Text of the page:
of Honda, Small population sizes as well as high variance in the characteristic to be measured favor a census.
If the cost of sampling errors is high (e.g., if the sample omitted a major manufacturer such as Ford. the results could be misleading), a census. which eliminates such errors, is desirable, High costs of nonsampling errors. on the other hand, would favor sampling, A census can greatly increase nonsampling error to the point that these errors exceed the sampling errors of a sample. Nonsampling errors are found to be the major contributor to total error, whereas random sampling errors have been relatively small in magnitude.
Hence. in most cases, accuracy considerations would favor a sample over a census. This is one of the reasons that the U.S. Bureau of the Census checks the accuracy of various censuses by conducting sample surveys,” However. it is not always possible to reduce nonsampling error sufficiently to compensate for sampling error, as in the case of a study involving U.S. automobile manufacturers.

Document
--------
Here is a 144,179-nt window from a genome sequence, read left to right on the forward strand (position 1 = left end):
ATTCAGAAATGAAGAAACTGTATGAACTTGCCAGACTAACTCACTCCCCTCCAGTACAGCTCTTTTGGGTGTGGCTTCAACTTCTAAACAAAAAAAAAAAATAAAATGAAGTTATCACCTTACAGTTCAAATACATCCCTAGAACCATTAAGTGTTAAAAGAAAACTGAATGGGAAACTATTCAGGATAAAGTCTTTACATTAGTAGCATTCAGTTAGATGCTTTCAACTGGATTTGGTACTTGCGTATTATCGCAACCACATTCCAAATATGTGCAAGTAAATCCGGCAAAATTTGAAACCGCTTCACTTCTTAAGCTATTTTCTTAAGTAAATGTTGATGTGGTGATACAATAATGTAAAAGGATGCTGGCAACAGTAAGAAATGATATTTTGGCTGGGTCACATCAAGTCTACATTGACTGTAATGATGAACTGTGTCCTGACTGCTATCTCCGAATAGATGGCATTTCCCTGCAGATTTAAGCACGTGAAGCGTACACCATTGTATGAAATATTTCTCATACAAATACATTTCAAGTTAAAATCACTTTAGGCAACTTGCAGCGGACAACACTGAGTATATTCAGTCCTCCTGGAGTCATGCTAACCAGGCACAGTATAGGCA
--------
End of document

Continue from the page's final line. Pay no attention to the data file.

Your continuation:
A sample may be preferred if the measurement process results in the destruction or contamination of the elements sampled, For example product usage tests result in the consumption of the product, Therefore taking a census in a study that requires households to use a new brand of cereal would not be feasible, Sampling may also be necessary to focus attention on individual cases. as in the case of depth interviews, Finally, other pragmatic considerations. such as the need to keep the study secret, may favor a sample over a census.